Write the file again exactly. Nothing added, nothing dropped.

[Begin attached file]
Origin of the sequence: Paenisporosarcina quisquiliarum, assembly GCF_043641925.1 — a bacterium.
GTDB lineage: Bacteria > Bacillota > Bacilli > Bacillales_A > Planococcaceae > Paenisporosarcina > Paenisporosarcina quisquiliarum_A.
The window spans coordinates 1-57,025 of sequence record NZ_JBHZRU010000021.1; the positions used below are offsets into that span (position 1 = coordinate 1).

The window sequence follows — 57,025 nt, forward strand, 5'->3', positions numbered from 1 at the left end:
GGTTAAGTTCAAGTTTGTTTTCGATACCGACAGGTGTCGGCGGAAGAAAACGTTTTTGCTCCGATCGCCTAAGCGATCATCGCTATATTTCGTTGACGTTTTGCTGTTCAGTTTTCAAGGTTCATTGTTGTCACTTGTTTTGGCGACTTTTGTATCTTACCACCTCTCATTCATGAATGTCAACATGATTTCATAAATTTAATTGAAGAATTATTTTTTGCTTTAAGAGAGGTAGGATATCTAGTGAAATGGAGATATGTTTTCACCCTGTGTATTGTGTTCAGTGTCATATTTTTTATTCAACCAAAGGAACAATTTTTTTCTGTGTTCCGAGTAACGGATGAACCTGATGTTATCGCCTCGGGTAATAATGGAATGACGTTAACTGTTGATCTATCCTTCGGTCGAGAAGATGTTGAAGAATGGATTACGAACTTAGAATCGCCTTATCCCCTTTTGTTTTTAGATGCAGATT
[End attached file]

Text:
Origin of the sequence: Paenisporosarcina quisquiliarum, assembly GCF_043641925.1 — a bacterium.
GTDB lineage: Bacteria > Bacillota > Bacilli > Bacillales_A > Planococcaceae > Paenisporosarcina > Paenisporosarcina quisquiliarum_A.
The window spans coordinates 1-57,025 of sequence record NZ_JBHZRU010000021.1; the positions used below are offsets into that span (position 1 = coordinate 1).

The window sequence follows — 57,025 nt, forward strand, 5'->3', positions numbered from 1 at the left end:
GGTTAAGTTCAAGTTTGTTTTCGATACCGACAGGTGTCGGCGGAAGAAAACGTTTTTGCTCCGATCGCCTAAGCGATCATCGCTATATTTCGTTGACGTTTTGCTGTTCAGTTTTCAAGGTTCATTGTTGTCACTTGTTTTGGCGACTTTTGTATCTTACCACCTCTCATTCATGAATGTCAACATGATTTCATAAATTTAATTGAAGAATTATTTTTTGCTTTAAGAGAGGTAGGATATCTAGTGAAATGGAGATATGTTTTCACCCTGTGTATTGTGTTCAGTGTCATATTTTTTATTCAACCAAAGGAACAATTTTTTTCTGTGTTCCGAGTAACGGATGAACCTGATGTTATCGCCTCGGGTAATAATGGAATGACGTTAACTGTTGATCTATCCTTCGGTCGAGAAGATGTTGAAGAATGGATTACGAACTTAGAATCGCCTTATCCCCTTTTGTTTTTAGATGCAGATT